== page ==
By Terrance Thornton for Scottsdale Independent
Despite the confirmation that matching funds may never materialize, Scottsdale City Council approved both General Fund and Transportation Fund contingency transfers totaling $10.4M to begin work on five capital improvement projects.
Council approved five separate resolutions focused on preparing planning documents to potentially thwart flood waters from ravaging different corners of the municipality and the contemplation of an east and west connection along Happy Valley Road.
Scottsdale Councilwoman Kathy Littlefield was the only dissenting vote citing her concerns that no other government agency — in particular Maricopa County and its flood control district — have allocated dollars to any of the pursued Scottsdale projects.
Back in March, the projected capital improvement budget heading into fiscal year 2017-18 was approximately $37.5M, of which the majority of those dollars were earmarked toward two projects: a renovation of the Vista Del Camino Park and subsequent facilities at an estimated cost of $17.5M; and a Granite Reef Watershed study to the tune of $5.2M.
The current five-year estimate for staff pursued projects totals $156.3M, city officials reported back in March.
City officials say there is about $25M— including $16.4M from the General Fund and about $9.9M in the Transportation Fund — in undesignated, unreserved taxpayer dollars.
Following the contingency transfers approved Oct. 17, it appears the city is left with about $14.5M in unreserved taxpayer dollars, which is aside from its General Fund reserve balance.
The five projects approved for funding are:
- A $2M General Fund transfer for what city officials have coined the “Rawhide Wash Flood Control COS.”
- A $1M General Fund transfer for what city officials have coined the “Reata Wash Flood Control Project.”
- A $3M transportation fund transfer for the east and west connection between Pima and Alma School roads along Happy Valley Road in North Scottsdale.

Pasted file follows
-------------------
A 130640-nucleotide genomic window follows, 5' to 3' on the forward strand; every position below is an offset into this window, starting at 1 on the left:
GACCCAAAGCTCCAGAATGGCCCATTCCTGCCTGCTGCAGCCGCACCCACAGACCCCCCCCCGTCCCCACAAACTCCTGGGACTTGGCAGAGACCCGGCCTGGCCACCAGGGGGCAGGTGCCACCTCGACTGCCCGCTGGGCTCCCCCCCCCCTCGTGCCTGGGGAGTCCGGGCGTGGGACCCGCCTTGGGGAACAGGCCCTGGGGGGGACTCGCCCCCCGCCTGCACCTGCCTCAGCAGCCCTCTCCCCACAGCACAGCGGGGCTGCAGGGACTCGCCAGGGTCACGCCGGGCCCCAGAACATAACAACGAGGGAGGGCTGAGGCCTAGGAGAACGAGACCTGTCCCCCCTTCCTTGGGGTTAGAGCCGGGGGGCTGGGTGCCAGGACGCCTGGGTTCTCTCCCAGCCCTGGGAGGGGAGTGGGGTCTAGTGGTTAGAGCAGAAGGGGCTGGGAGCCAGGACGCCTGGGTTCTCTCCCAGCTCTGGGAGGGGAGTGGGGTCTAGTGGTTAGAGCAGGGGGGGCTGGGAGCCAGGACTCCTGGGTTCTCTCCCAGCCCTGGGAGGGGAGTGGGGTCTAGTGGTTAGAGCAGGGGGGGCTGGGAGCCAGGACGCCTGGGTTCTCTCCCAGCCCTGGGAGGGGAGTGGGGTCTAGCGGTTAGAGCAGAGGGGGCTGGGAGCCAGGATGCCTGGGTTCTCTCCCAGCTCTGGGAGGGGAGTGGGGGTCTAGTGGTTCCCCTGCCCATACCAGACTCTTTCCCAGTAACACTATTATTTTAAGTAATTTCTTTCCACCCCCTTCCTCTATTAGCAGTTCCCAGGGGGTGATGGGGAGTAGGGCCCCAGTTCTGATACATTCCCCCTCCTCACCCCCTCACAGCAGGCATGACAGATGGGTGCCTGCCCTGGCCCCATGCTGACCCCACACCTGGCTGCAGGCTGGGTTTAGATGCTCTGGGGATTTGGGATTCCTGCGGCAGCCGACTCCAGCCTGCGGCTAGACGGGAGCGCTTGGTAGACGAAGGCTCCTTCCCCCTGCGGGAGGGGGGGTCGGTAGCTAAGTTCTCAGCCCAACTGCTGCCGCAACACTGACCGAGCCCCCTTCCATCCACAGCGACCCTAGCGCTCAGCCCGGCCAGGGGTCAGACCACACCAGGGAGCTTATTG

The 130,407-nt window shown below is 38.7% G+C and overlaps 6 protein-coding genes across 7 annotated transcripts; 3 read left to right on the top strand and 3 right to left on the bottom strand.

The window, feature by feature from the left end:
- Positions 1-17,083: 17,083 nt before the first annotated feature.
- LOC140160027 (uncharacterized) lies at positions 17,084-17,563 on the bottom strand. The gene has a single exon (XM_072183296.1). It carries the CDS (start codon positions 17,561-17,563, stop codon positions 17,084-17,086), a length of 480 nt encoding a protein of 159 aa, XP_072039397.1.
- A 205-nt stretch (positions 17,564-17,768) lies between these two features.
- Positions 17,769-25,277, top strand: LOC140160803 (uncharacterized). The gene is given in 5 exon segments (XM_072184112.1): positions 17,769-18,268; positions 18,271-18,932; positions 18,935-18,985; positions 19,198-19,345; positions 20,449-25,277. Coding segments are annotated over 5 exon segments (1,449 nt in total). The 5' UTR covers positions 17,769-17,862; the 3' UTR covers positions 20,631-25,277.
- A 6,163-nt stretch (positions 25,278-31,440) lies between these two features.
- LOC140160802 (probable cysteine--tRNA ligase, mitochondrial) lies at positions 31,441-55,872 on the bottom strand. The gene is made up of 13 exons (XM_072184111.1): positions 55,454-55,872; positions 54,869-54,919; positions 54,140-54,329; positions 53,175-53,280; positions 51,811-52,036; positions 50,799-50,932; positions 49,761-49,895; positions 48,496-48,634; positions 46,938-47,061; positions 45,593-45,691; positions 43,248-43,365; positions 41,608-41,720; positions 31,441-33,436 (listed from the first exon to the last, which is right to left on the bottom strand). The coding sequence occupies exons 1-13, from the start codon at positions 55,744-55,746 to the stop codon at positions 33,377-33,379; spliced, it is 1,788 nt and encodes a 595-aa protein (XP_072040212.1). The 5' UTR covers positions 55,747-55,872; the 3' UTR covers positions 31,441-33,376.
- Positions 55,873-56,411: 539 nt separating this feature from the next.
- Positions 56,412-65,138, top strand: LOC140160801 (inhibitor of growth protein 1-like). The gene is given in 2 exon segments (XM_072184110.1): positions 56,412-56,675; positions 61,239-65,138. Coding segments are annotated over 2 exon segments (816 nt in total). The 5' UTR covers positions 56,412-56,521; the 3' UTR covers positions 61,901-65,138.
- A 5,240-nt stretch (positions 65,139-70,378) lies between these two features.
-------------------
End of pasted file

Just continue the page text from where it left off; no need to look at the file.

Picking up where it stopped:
- A $4.4M modification to the approved budget for the capital project along Pima Road to be paid for through the usage of additional transportation funds.
- City staff is now approved to redefine the scope of the Vista Del Camino Park and Indian Wash Project, which will now include a master planning process.
Scottsdale Treasurer Jeff Nichols says the approved budget transfers were meant for projects that would likely come with matching funds from Maricopa County and, in some cases, neighboring municipalities that would also benefit from the capital improvements.
“We are exploring matching funds and their impact,” he said of the projects identified for budget transfer.
“We say this because we have an arterial lifecycle program and we need to come up with about $71M to get a $172M match from some Prop. 400 funds. We also have some significant flood control projects that have some fairly large matching funds associated with them as well.”
Nichols contends there are 47 different policies guiding city officials through the annual budgeting process for capital projects to be pursued within city limits.
“We are figuring out what the total needs are of the capital needs in both the General and Transportation funds in particular,” he said. “What is our current ability to deliver on those needs and what the deficit is and how do we approach that?”
No Matching Funds?
Each member of Scottsdale City Council lauds the effort of the city staff in coming up with a workable capital improvement plan without bond dollars, but Councilwoman Littlefield says the flood control resolutions have her questioning the logic of the budget transfers.
She says she has met with county officials, and they say dollars aren’t in the coffers for these efforts — and they are not included in the county’s five-year CIP plan.
“I have a problem voting for the $3M from the General Fund balance for these two projects,” she said during the public hearing.
“They have created, for me, some serious doubts of these projects right now — maybe not later, but now. Our current plans may conflict with current regulations, requirements and needs from FEMA,” she said.
“There is no matching money. These are people who specialize full-time in water and flood control issues — and they understand them. These projects will be extremely expensive, and I don’t believe the city has the funding to implement them without the additional debt.”
“It is absolutely a true statement the county has not allocated any funding in their five-year CIP for either of these projects,” said Dan Worth, Scottsdale Public Works Director, but noted both community interest in each project pursued and county officials’ desire to see the flood control projects come to fruition.
Meanwhile, Councilman David Smith says he believes the funds will materialize — as they do with matching funds.
Read more at Scottsdale Independent.
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